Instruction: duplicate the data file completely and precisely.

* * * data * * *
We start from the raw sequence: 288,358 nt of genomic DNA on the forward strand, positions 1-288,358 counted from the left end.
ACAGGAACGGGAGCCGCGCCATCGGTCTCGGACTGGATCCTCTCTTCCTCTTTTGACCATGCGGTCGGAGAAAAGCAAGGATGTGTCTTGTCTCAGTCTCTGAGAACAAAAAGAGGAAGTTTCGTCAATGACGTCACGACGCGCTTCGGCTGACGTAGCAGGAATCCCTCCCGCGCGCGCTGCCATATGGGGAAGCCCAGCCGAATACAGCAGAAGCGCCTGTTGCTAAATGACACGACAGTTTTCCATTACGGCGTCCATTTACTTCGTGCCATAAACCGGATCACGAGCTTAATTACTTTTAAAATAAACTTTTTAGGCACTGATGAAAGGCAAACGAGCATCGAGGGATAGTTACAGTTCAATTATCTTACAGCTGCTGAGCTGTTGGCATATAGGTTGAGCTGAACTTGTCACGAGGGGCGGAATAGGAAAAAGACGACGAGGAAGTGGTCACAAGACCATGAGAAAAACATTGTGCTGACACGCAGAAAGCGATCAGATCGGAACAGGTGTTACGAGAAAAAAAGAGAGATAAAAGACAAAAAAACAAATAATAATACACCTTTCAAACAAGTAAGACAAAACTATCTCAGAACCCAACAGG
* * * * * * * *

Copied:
We start from the raw sequence: 288,358 nt of genomic DNA on the forward strand, positions 1-288,358 counted from the left end.
ACAGGAACGGGAGCCGCGCCATCGGTCTCGGACTGGATCCTCTCTTCCTCTTTTGACCATGCGGTCGGAGAAAAGCAAGGATGTGTCTTGTCTCAGTCTCTGAGAACAAAAAGAGGAAGTTTCGTCAATGACGTCACGACGCGCTTCGGCTGACGTAGCAGGAATCCCTCCCGCGCGCGCTGCCATATGGGGAAGCCCAGCCGAATACAGCAGAAGCGCCTGTTGCTAAATGACACGACAGTTTTCCATTACGGCGTCCATTTACTTCGTGCCATAAACCGGATCACGAGCTTAATTACTTTTAAAATAAACTTTTTAGGCACTGATGAAAGGCAAACGAGCATCGAGGGATAGTTACAGTTCAATTATCTTACAGCTGCTGAGCTGTTGGCATATAGGTTGAGCTGAACTTGTCACGAGGGGCGGAATAGGAAAAAGACGACGAGGAAGTGGTCACAAGACCATGAGAAAAACATTGTGCTGACACGCAGAAAGCGATCAGATCGGAACAGGTGTTACGAGAAAAAAAGAGAGATAAAAGACAAAAAAACAAATAATAATACACCTTTCAAACAAGTAAGACAAAACTATCTCAGAACCCAACAGG